What Are the Top 5 SEO Ranking Factors?

We're often asked by law firm marketers to advise on the top factors to focus on to optimize a website or blog for search engine visibility. Sorry to say, but there's no secret formula or silver bullet, and any self-professed "SEO consultant" who tells you otherwise is selling snake oil.

SEOMoz, a leading provider of SEO tools and resources, polls the top SEO experts around the world every two years to obtain their insights into the top positive (and negative) factors for search engine optimization. The 2009 report, which surveyed 72 experts, identifies the top five positive factors.

Continue... "What Are the Top 5 SEO Ranking Factors?" »


What Email Elements Are Tested the Most?

MarketingSherpa recently released the results of a study asking close to 1,500 marketers what email elements they test frequently or plan to test -- using techniques such as A/B split or multivariate testing -- in order to improve the effectiveness of their email marketing campaigns. 

The chart below shows that subject lines remain the most frequently tested element, but that other items such as "calls to action," send time and creative/copy, are being tested nearly as frequently. MarketingSherpa speculates that the reason for broader testing is that "tweaking" elements based on testing can produce dramatic improvements in campaign results and has proven to be well worth the time and effort required.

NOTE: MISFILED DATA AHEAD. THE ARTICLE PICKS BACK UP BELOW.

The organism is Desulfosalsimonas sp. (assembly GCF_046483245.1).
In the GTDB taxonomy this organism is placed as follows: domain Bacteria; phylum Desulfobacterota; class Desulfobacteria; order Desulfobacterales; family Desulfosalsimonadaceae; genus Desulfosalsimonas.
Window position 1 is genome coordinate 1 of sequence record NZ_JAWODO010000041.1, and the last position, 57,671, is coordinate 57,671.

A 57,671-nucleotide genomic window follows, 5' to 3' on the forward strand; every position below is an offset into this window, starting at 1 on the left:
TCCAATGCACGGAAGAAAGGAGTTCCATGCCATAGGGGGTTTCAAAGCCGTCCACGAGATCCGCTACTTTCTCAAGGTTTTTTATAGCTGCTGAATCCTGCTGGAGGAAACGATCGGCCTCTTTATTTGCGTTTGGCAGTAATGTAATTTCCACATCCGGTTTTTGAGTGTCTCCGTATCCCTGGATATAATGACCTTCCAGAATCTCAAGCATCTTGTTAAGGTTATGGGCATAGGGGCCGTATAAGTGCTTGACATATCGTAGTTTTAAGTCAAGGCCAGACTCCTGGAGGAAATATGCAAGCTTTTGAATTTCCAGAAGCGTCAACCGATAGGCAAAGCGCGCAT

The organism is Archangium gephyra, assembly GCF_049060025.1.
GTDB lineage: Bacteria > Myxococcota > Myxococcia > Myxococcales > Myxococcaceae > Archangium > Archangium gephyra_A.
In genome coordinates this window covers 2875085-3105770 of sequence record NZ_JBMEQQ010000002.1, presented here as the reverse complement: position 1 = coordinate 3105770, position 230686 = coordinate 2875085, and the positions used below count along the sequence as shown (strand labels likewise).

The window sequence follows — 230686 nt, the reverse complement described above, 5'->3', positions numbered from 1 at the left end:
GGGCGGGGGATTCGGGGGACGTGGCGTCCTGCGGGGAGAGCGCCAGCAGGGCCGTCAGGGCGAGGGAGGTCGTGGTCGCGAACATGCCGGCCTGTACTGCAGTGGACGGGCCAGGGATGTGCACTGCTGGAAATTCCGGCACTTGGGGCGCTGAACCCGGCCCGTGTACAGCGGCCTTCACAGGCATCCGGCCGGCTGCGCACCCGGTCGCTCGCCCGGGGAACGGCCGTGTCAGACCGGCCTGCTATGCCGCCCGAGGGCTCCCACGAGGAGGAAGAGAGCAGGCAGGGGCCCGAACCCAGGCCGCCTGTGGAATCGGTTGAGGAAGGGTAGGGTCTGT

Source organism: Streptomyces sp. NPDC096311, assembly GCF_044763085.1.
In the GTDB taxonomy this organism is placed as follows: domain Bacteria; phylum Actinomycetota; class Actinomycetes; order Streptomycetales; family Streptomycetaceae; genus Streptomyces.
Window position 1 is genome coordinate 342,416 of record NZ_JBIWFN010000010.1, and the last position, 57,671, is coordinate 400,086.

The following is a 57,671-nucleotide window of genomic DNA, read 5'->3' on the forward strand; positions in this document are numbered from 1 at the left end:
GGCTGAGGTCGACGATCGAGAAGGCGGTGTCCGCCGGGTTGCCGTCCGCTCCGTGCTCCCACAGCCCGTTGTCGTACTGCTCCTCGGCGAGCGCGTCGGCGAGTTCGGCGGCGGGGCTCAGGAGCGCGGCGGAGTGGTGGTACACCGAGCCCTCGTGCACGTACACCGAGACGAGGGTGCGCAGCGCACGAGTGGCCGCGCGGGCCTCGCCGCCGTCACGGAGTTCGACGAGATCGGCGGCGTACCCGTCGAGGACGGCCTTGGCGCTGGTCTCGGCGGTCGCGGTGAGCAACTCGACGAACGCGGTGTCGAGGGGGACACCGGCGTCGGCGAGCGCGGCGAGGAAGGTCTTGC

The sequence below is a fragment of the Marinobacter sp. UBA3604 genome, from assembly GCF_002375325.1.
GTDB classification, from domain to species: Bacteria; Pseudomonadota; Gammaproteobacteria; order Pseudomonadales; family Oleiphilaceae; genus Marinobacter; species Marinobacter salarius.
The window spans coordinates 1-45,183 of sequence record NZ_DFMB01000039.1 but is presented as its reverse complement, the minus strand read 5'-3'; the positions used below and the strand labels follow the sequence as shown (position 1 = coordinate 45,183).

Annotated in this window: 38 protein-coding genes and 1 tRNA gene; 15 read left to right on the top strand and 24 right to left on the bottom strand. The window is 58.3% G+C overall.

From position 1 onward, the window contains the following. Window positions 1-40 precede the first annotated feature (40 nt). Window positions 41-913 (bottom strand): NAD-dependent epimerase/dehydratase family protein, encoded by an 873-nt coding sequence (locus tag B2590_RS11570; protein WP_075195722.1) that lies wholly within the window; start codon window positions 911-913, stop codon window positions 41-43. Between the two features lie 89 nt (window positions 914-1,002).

Interestingly, B2C marketers test all email elements more heavily than B2B marketers.

Of course, firms must work with email services providers that offer "testing" capabilities (performing A/B testing, for example, requires the ability to segment large lists randomly into two smaller equal-sized lists).


Read more about the study on MarketingSherpa. 


Law Firms That Continue to Distribute Emails to Non-Responsive Subscribers Endanger Their Email Deliverability

A recent study by Return Path, a company that offers resources and tools to help companies maximize email deliverability, warns that email marketers who continue to distribute emails to non-responsive subscribers (i.e., subscribers that haven't opened or clicked over a prolonged period), risk endangering their overall email deliverability. 

The risk is two-fold. First, when non-responsive subscribers receive a steady stream of emails, or in some cases an increased frequency of emails, they will often begin reporting those emails as spam driving up the marketer’s complaint rate. 

In addition, some ISPs are increasingly paying attention to whether or not their users respond to commercial mail. If a marketer is mailing at a high frequency and receives a disproportionately low response or no response at all over a consistent period of time, their sender reputation could be negatively impacted. This could lead to having all of the company’s email end up in the spam folder or, worse, having it blocked outright. 

From the standpoint of ROI, disinterested recipients skew response patterns and email metrics (e.g., bring down open rates), thus making it harder to obtain an accurate picture of the success of one's email marketing programs. 

Finally, since most email service providers charge based on email volume, there's an out-of-pocket cost associated with continuing to distribute emails to non-responsive subscribers. Ask your email services provider about whether they provide subscriber engagement reports to help "clean" your lists of non-responsive subscribers.